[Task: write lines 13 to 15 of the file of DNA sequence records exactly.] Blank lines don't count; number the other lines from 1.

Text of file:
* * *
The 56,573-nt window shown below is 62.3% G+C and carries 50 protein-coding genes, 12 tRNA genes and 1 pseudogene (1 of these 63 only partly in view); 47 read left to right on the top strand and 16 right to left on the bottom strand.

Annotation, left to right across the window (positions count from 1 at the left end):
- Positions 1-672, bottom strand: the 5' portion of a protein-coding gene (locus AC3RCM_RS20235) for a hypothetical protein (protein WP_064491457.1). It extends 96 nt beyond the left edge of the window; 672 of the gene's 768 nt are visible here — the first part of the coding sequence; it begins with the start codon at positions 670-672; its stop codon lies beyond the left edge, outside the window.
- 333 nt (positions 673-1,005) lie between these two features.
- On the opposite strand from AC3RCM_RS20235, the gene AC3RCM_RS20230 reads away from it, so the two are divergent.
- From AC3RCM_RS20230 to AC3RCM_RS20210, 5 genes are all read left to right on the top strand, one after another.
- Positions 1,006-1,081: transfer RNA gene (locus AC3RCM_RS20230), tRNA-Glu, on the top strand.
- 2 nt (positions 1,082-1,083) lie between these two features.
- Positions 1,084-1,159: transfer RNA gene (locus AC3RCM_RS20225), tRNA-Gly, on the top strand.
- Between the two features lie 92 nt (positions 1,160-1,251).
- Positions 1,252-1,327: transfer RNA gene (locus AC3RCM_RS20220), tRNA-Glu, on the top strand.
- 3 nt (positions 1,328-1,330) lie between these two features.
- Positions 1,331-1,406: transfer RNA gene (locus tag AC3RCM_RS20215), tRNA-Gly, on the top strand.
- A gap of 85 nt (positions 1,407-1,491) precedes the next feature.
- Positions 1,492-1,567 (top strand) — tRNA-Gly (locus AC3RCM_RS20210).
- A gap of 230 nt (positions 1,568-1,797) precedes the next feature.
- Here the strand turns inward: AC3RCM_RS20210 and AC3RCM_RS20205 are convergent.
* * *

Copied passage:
- Positions 1,331-1,406: transfer RNA gene (locus tag AC3RCM_RS20215), tRNA-Gly, on the top strand.
- A gap of 85 nt (positions 1,407-1,491) precedes the next feature.
- Positions 1,492-1,567 (top strand) — tRNA-Gly (locus AC3RCM_RS20210).